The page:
LENTZ EMMER FARRO
LENTZ RESURGENT GRAINS mark Lentz Emmer Farro as a regional favorite. Emmer, Triticum diccocum, in its wild form Triticum diccocoides, is a cross of Einkorn and a grass since gone extinct, the outcross occurring 500,000 years ago, according to USDA research.
Emmer is a German word, from Old German Amer meaning hulled grain. It’s a tetraploid with 28 chromosomes.
Just as Einkorn so ranks Emmer as an original crop at the advent of agriculture in the Fertile Crescent. Its importance can be judged by the oldest-dated coin, from Sumeria, that pictures a grain head of Emmer, the goddess of fertility, Ishtar, on the other side. For the Israelites, Emmer held a special place because they harvested the wild Emmer in the hills during their Sabbath years. In Egypt, Emmer was paramount to the culture of the pharaohs. In fact, it’s rather likely that the first sourdough loaf was of Emmer flour. Emmer fed the Roman legions, and Emmer held a prominent place in Roman wedding ceremonies.
Emmer is the grandmother of durum, also a tetraploid grain, and like durum so does Emmer excel as pasta and flatbread Mediterranean-style.
Emmer flourished through the centuries, though not as a primary crop in most regions. When industrialization came along it did away with the hulled-grain Emmer, which consequently diminished to almost nothing.
The resurgence of Emmer, as that of Einkorn, began in Italy when wholesome foods were recognized as the superior alternative to industrialized crops. Elsewhere in Europe, Emmer made her first comeback in the context of wildlife, as governments demanded from farmers they raise organic crops where it was of benefit to shrinking species – and the farmers then remembered a crop their forefathers had grown so successfully before chemicals, namely Emmer. It wasn’t long before chefs and brewers learned to appreciate the outstanding aroma of Emmer; at a recent European beer competition, an Emmer brew fetched second price.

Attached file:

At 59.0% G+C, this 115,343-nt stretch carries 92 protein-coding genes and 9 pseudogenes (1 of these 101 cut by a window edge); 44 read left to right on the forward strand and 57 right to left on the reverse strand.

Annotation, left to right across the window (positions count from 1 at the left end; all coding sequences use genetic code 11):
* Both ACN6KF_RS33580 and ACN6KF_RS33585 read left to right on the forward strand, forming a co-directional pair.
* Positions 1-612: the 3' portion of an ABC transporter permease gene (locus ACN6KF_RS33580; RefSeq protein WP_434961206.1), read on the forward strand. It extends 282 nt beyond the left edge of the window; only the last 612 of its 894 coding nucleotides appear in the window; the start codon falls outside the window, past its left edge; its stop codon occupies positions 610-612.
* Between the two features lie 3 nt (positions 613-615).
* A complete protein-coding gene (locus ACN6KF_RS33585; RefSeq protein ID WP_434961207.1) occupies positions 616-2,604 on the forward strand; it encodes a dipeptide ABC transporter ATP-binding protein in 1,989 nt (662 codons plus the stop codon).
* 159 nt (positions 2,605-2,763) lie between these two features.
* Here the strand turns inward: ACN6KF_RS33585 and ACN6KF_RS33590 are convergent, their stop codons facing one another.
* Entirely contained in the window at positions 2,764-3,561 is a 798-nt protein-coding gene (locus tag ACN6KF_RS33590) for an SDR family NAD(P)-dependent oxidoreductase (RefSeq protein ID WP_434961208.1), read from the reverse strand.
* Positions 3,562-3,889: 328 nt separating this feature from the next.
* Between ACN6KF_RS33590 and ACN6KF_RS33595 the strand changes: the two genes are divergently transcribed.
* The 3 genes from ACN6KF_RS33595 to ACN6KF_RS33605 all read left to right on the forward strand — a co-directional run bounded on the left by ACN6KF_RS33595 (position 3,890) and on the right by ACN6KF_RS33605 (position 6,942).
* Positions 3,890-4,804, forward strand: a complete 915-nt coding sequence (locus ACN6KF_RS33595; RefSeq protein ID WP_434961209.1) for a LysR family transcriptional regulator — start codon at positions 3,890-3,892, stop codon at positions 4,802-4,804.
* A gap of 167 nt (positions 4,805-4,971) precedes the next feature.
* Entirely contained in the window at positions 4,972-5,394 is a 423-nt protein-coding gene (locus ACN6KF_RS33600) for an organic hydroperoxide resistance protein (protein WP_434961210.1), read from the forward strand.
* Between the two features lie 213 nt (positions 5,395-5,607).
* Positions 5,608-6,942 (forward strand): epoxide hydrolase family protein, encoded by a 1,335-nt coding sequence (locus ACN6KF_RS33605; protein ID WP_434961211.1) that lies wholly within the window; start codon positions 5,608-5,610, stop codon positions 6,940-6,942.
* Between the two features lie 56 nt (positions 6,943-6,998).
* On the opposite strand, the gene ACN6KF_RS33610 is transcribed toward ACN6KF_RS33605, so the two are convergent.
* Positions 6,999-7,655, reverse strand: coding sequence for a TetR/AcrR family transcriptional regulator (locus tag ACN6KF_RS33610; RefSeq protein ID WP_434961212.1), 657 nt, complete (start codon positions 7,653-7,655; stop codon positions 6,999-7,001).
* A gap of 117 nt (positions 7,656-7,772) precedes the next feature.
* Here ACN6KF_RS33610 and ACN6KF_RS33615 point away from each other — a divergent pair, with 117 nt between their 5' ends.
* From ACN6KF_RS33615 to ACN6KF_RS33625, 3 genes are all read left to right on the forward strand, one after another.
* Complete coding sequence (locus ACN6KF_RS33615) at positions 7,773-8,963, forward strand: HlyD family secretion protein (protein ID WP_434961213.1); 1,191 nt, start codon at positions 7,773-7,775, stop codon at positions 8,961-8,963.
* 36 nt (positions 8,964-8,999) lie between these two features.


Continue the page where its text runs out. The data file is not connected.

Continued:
Lentz Emmer Farro is a landrace variety that’s adapted to Columbia Plateau soils and climate; since we raise our own seed, the traits of our Emmer are unique.
For our customers it’s important to know that our Emmer – a whole grain product – differs from the Italian import Emmer that’s semi-pearled. Such processed Emmer cooks quicker and to a softer texture than our Emmer, which likes to retain a little of its crunch. (When reading Italian Emmer recipes, remember it’s probably pearled product on their list.)
The better nutrient uptake of the Emmer plant compared to that of wheat assures you of high levels of vitamins, minerals and antioxidants. Protein varies from crop year to crop year, but generally it’s a lot higher than that found in wheats.
The Latin root of adore referred to offerings to the gods; since Emmer grain was one of the earliest customary offerings, her link to adore is handy – adore the taste, be it Emmer pancakes, pasta, pizza crust!
> Sources: USDA-ARS; Montana State University; Spelt Healthy by Marsha Cosentino; Specialty Grains for Food and Feed, ed. Elsayed Abdel-Aal & Peter Woods <
Emmer Farro in the hull
Sprouted Emmer for Emmergrass juice. This method also works great as cat grass, the felines prefer it to your house plants
An Emmer grain head on top of naked-grain
Lena Lentz Hardt by an Emmer Farro stand in June